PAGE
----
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Tools needed for Maloof-rocker?

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Forum topic by bues0022 posted 1354 days ago 1947 views 0 times favorited 2 replies Add to Favorites Watch
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bues0022

215 posts in 1794 days


1354 days ago

I”m starting the build of my Maloof rocker right after I finish with Christmas presents – which means likely right after Christmas :) Anyway, I have your basic shop tools for working on four-square projects, but are there any specific tools that I’ll need for the rocker? I don’t have the time currently to browse through my Hal Taylor and compile a list, so I was hoping someone here could give me the cliff-notes on the tools needed. Shaping bits? router bits? rasps/files? My family is asking for x-mas ideas, and I thought I might as well have them get me things I’m going to need!

-- Ryan -- Maple Grove, MN


2 replies so far

View DrDirt's profile

DrDirt

2411 posts in 2376 days


#1 posted 1354 days ago

You shouldn’t need to browse mutch he includes a tool list.
Keys will be your Rabbeting bit that has a 1.5 inch diameter cutter and a 3/4 radius roundover which will make the mating surfaces in the leg joints.

Unlike maloor, Hal’s plans do not require these odd 3 or 5 degree rabbet bits for the back chair rails.

everything else is as you imagine, some gouges, an angle grinder with 60 grit disk for shaping the seat.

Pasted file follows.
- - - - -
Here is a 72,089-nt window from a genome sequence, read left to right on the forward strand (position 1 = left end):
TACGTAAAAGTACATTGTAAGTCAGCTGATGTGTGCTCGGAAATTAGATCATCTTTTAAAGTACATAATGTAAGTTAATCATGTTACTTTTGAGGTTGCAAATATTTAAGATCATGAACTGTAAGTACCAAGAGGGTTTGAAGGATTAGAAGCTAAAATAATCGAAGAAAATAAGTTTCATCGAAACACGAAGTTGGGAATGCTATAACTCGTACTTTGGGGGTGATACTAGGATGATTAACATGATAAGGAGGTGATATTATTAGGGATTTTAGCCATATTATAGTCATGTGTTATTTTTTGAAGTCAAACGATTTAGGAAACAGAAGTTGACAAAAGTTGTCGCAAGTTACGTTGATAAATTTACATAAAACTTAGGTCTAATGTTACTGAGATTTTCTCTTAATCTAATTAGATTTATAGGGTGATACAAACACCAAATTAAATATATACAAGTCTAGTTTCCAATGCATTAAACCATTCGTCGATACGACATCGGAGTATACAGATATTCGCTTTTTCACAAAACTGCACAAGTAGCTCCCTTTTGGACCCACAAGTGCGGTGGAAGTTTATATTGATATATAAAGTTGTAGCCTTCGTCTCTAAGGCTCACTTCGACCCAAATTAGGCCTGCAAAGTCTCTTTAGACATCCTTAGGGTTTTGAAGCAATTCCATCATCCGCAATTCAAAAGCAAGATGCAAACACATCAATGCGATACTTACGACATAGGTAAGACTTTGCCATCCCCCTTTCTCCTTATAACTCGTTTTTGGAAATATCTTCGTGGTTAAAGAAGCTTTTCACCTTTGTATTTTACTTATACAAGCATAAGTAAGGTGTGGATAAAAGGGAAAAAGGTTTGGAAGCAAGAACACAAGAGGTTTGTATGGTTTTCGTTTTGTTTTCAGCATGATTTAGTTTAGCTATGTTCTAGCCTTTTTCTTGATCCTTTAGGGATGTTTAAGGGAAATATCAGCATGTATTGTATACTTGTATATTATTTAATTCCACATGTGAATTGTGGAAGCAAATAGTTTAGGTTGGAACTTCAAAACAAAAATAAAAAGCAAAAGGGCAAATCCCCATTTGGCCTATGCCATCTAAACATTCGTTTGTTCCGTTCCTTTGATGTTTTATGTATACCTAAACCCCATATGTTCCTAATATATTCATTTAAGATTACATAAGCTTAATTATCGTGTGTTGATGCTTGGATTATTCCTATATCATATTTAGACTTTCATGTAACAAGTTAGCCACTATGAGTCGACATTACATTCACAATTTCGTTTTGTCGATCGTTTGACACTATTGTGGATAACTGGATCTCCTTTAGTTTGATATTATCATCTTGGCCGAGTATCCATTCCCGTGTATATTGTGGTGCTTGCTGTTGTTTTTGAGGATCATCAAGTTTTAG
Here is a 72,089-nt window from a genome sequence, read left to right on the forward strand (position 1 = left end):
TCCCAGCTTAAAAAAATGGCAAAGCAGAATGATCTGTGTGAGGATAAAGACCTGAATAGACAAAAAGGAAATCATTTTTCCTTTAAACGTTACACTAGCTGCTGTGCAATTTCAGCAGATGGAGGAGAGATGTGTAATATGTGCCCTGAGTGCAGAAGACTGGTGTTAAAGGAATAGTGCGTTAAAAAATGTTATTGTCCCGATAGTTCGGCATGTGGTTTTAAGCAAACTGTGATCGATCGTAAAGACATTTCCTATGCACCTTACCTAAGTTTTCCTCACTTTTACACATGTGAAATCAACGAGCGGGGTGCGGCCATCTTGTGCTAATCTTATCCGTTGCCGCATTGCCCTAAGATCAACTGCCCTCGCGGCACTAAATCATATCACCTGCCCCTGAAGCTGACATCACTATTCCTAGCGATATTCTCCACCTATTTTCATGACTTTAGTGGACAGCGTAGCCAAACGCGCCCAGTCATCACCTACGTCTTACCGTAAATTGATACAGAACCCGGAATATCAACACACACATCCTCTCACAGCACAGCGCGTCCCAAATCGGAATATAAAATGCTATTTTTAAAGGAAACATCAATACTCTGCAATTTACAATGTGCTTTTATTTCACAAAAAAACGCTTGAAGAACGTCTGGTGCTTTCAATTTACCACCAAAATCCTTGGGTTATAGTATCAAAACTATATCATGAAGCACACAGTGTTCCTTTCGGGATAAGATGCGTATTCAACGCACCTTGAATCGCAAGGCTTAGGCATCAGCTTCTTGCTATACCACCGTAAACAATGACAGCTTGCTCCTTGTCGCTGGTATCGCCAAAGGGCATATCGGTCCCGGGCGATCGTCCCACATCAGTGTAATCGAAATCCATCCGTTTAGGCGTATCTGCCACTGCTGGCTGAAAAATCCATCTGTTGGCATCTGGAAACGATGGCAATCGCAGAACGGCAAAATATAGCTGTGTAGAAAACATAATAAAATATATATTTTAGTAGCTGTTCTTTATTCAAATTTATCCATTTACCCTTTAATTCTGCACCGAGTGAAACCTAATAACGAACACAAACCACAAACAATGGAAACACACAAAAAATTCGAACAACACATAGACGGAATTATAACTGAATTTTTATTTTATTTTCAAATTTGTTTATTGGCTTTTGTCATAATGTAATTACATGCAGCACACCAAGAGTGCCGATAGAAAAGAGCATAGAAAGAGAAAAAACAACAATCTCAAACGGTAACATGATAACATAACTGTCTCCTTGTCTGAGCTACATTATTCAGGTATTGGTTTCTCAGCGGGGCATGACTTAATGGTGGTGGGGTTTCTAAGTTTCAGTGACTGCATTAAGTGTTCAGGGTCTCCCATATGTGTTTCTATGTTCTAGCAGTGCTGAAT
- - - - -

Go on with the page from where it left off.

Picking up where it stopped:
A boatload of clamps for the rockers and back brace laminations

Ny Rocking chairs also has a blog walking through what he did – - If I were you I would PM him and he can tell you of any ‘tricks’ he has used/changed that you might want to buy tools for.

http://lumberjocks.com/NY_Rocking_Chairs/blog/8977

-- "If we did all the things we are capable of doing, we would literally astonish ourselves." Edison

View Loren's profile

Loren

7443 posts in 2282 days


#2 posted 1352 days ago

I don’t do Maloof-style stuff, but I’ve read his book and I’ve done a lot
of different work over the years.

The joinery of the Maloof stuff is not too complex, but there’s a lot of
shaping of parts after glue-up. I would get microplane rasps and if you can
find them, one of the old Nicolson pattern-makers rasps _ I just looked
them up and it looks like they are both easier to find these days and
cheaper than a few years back. The fine rasp, no. 50, gives a cut so
nice you can move to light scraping and a little sanding.

-- http://lawoodworking.com

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